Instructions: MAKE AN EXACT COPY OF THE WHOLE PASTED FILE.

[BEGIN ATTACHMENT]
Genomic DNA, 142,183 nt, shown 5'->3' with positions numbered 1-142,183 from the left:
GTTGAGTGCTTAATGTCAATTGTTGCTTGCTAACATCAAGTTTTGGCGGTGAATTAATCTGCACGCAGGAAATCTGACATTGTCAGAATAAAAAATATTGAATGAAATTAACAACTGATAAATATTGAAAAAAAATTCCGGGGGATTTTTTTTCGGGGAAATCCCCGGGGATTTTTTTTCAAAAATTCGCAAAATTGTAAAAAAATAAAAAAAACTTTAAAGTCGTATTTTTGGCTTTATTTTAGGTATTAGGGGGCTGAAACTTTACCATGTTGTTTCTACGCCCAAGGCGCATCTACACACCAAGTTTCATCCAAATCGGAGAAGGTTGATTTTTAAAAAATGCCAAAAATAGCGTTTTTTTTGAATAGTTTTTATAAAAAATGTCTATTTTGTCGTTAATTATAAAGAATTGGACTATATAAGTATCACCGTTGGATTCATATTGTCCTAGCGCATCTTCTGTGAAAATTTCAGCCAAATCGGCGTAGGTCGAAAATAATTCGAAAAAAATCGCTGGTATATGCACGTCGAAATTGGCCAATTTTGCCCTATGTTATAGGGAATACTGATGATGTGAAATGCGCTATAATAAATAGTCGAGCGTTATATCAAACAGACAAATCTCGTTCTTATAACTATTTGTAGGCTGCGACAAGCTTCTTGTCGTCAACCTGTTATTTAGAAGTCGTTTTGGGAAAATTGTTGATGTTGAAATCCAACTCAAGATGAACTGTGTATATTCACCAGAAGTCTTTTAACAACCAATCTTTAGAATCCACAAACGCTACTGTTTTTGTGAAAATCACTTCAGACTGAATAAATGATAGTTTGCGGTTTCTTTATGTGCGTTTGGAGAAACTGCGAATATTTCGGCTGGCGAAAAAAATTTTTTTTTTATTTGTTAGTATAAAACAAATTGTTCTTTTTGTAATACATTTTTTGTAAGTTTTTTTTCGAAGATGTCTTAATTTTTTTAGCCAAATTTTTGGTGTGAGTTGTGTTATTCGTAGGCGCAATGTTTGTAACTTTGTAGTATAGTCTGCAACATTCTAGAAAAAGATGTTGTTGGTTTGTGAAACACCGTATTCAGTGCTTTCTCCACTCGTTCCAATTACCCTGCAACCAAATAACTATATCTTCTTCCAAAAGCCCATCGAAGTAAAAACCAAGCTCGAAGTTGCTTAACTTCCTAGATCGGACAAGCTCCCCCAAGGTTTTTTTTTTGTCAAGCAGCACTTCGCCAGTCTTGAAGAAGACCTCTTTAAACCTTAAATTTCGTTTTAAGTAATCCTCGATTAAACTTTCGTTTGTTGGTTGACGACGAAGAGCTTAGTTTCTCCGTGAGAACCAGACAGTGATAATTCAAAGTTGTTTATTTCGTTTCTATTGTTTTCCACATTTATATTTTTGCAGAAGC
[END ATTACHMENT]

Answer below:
Genomic DNA, 142,183 nt, shown 5'->3' with positions numbered 1-142,183 from the left:
GTTGAGTGCTTAATGTCAATTGTTGCTTGCTAACATCAAGTTTTGGCGGTGAATTAATCTGCACGCAGGAAATCTGACATTGTCAGAATAAAAAATATTGAATGAAATTAACAACTGATAAATATTGAAAAAAAATTCCGGGGGATTTTTTTTCGGGGAAATCCCCGGGGATTTTTTTTCAAAAATTCGCAAAATTGTAAAAAAATAAAAAAAACTTTAAAGTCGTATTTTTGGCTTTATTTTAGGTATTAGGGGGCTGAAACTTTACCATGTTGTTTCTACGCCCAAGGCGCATCTACACACCAAGTTTCATCCAAATCGGAGAAGGTTGATTTTTAAAAAATGCCAAAAATAGCGTTTTTTTTGAATAGTTTTTATAAAAAATGTCTATTTTGTCGTTAATTATAAAGAATTGGACTATATAAGTATCACCGTTGGATTCATATTGTCCTAGCGCATCTTCTGTGAAAATTTCAGCCAAATCGGCGTAGGTCGAAAATAATTCGAAAAAAATCGCTGGTATATGCACGTCGAAATTGGCCAATTTTGCCCTATGTTATAGGGAATACTGATGATGTGAAATGCGCTATAATAAATAGTCGAGCGTTATATCAAACAGACAAATCTCGTTCTTATAACTATTTGTAGGCTGCGACAAGCTTCTTGTCGTCAACCTGTTATTTAGAAGTCGTTTTGGGAAAATTGTTGATGTTGAAATCCAACTCAAGATGAACTGTGTATATTCACCAGAAGTCTTTTAACAACCAATCTTTAGAATCCACAAACGCTACTGTTTTTGTGAAAATCACTTCAGACTGAATAAATGATAGTTTGCGGTTTCTTTATGTGCGTTTGGAGAAACTGCGAATATTTCGGCTGGCGAAAAAAATTTTTTTTTTATTTGTTAGTATAAAACAAATTGTTCTTTTTGTAATACATTTTTTGTAAGTTTTTTTTCGAAGATGTCTTAATTTTTTTAGCCAAATTTTTGGTGTGAGTTGTGTTATTCGTAGGCGCAATGTTTGTAACTTTGTAGTATAGTCTGCAACATTCTAGAAAAAGATGTTGTTGGTTTGTGAAACACCGTATTCAGTGCTTTCTCCACTCGTTCCAATTACCCTGCAACCAAATAACTATATCTTCTTCCAAAAGCCCATCGAAGTAAAAACCAAGCTCGAAGTTGCTTAACTTCCTAGATCGGACAAGCTCCCCCAAGGTTTTTTTTTTGTCAAGCAGCACTTCGCCAGTCTTGAAGAAGACCTCTTTAAACCTTAAATTTCGTTTTAAGTAATCCTCGATTAAACTTTCGTTTGTTGGTTGACGACGAAGAGCTTAGTTTCTCCGTGAGAACCAGACAGTGATAATTCAAAGTTGTTTATTTCGTTTCTATTGTTTTCCACATTTATATTTTTGCAGAAGC